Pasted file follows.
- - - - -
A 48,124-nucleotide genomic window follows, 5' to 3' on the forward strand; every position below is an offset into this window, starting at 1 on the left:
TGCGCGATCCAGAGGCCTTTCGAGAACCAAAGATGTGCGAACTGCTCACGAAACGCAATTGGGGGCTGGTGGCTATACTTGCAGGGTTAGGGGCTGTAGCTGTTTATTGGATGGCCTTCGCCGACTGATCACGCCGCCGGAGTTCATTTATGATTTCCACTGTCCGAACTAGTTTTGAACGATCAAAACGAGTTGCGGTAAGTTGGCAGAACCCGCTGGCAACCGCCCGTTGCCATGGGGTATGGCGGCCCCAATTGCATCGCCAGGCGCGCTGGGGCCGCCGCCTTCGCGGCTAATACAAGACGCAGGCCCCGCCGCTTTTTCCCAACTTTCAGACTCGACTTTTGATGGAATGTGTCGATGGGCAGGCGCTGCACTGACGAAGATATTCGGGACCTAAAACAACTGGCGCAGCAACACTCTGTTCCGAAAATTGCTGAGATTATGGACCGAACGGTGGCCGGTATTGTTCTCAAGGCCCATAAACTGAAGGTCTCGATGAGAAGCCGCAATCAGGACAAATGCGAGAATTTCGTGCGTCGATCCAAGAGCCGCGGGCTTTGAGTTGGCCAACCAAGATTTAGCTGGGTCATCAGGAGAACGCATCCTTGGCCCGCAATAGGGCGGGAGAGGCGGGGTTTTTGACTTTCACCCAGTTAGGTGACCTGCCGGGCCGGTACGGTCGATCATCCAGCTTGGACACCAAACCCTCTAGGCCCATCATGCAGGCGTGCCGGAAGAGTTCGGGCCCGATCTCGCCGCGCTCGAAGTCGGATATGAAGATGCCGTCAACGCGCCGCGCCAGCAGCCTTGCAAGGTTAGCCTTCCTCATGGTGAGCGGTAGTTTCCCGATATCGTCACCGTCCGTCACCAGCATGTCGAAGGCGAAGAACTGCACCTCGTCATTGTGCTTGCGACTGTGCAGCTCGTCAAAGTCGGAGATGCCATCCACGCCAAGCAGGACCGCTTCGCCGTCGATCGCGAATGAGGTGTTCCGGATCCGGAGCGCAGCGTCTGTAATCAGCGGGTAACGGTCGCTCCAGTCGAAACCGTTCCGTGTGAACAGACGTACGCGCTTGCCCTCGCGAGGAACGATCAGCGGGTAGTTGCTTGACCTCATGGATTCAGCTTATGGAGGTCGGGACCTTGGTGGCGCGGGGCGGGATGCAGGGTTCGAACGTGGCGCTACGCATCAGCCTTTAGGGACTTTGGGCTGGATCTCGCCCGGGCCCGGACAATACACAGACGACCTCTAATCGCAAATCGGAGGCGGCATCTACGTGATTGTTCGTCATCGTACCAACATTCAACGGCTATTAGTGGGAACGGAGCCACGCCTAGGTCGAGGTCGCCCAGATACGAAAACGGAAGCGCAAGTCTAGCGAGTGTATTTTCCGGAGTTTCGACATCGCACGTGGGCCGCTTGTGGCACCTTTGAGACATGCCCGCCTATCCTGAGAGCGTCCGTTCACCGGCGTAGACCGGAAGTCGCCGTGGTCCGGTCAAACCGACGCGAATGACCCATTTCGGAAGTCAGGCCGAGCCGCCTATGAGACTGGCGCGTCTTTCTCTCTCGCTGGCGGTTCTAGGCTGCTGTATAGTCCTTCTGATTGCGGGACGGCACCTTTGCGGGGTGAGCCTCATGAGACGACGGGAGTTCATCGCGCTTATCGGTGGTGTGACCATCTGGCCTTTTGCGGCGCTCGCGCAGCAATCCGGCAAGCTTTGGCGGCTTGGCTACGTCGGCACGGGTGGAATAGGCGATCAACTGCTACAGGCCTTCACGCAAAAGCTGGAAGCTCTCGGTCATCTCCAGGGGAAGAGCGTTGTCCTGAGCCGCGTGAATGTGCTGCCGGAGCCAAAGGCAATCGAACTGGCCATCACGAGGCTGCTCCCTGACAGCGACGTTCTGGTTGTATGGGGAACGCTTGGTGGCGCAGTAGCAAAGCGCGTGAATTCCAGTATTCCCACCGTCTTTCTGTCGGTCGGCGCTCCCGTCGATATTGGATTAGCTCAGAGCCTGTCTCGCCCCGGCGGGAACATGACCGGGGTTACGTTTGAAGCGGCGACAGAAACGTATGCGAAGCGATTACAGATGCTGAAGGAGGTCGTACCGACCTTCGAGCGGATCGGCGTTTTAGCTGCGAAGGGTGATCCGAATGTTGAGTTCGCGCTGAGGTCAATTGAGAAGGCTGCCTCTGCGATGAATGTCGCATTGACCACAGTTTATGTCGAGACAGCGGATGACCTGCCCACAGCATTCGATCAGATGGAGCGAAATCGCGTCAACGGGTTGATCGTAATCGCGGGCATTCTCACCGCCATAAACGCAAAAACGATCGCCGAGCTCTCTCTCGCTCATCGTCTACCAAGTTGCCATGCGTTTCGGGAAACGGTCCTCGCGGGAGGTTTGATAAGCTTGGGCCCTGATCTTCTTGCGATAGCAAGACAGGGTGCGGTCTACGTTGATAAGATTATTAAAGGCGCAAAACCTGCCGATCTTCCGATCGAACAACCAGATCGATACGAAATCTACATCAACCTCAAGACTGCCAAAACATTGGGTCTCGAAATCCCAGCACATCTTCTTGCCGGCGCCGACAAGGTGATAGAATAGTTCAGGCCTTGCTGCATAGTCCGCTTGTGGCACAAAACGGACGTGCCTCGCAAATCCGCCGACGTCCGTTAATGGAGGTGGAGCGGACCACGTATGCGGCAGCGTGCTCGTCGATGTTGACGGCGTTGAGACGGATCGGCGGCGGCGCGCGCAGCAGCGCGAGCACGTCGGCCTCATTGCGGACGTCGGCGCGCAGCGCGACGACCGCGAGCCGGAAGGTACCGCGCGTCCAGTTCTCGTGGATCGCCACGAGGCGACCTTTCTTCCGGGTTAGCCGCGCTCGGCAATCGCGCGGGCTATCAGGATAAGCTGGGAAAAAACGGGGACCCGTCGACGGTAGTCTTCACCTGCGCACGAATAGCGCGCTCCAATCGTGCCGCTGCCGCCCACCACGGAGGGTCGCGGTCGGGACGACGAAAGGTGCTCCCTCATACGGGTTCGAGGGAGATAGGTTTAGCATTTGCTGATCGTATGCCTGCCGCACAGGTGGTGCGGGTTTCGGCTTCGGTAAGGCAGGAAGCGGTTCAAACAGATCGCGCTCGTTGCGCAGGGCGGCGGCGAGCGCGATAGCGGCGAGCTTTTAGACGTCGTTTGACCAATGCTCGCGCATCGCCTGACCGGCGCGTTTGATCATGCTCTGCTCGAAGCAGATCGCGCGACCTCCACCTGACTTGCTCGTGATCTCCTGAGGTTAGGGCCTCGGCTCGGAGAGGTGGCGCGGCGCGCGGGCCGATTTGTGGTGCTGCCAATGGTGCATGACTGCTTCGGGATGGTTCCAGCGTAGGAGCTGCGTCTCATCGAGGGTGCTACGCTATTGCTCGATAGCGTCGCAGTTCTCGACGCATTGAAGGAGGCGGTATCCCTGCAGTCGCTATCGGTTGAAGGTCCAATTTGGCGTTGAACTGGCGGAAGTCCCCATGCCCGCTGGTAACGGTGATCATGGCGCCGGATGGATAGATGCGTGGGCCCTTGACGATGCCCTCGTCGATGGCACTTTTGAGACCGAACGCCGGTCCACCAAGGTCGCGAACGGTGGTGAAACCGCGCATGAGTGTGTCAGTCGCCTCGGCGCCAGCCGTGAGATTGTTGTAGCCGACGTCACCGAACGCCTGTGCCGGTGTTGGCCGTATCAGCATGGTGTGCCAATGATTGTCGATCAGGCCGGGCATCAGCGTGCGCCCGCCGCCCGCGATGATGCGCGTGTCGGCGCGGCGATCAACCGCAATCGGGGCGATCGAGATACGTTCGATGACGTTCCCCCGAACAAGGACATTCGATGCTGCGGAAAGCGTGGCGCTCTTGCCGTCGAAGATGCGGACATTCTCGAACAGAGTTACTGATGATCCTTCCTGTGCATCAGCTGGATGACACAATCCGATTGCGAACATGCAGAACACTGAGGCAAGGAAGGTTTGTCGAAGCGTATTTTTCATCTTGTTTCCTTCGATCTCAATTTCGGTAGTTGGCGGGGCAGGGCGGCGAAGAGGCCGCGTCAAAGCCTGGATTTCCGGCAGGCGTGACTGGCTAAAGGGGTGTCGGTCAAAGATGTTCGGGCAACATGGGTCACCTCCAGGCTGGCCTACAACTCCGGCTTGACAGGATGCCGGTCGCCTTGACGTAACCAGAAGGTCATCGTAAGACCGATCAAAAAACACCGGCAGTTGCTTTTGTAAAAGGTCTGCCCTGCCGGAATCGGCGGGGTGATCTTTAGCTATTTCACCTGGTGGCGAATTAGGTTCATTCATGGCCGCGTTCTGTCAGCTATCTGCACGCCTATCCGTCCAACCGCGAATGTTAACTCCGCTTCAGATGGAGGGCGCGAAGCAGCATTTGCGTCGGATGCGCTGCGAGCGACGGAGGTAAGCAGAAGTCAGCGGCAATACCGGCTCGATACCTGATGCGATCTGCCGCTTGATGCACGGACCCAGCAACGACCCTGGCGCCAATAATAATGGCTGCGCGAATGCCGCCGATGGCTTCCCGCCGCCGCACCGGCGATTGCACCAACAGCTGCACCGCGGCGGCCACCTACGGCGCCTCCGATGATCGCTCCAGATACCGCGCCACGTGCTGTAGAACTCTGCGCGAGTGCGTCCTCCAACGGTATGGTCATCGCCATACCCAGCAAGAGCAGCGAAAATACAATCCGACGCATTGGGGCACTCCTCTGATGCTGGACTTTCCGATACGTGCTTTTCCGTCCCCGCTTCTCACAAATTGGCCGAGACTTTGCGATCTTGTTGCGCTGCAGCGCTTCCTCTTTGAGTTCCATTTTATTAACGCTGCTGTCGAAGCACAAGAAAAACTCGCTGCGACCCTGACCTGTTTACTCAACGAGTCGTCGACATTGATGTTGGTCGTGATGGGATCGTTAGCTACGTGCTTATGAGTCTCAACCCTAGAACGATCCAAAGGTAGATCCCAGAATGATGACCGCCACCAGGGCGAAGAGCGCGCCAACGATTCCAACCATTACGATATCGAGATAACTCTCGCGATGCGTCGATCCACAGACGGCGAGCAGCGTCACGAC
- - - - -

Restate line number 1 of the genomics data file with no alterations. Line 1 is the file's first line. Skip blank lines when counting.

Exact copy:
A 48,124-nucleotide genomic window follows, 5' to 3' on the forward strand; every position below is an offset into this window, starting at 1 on the left: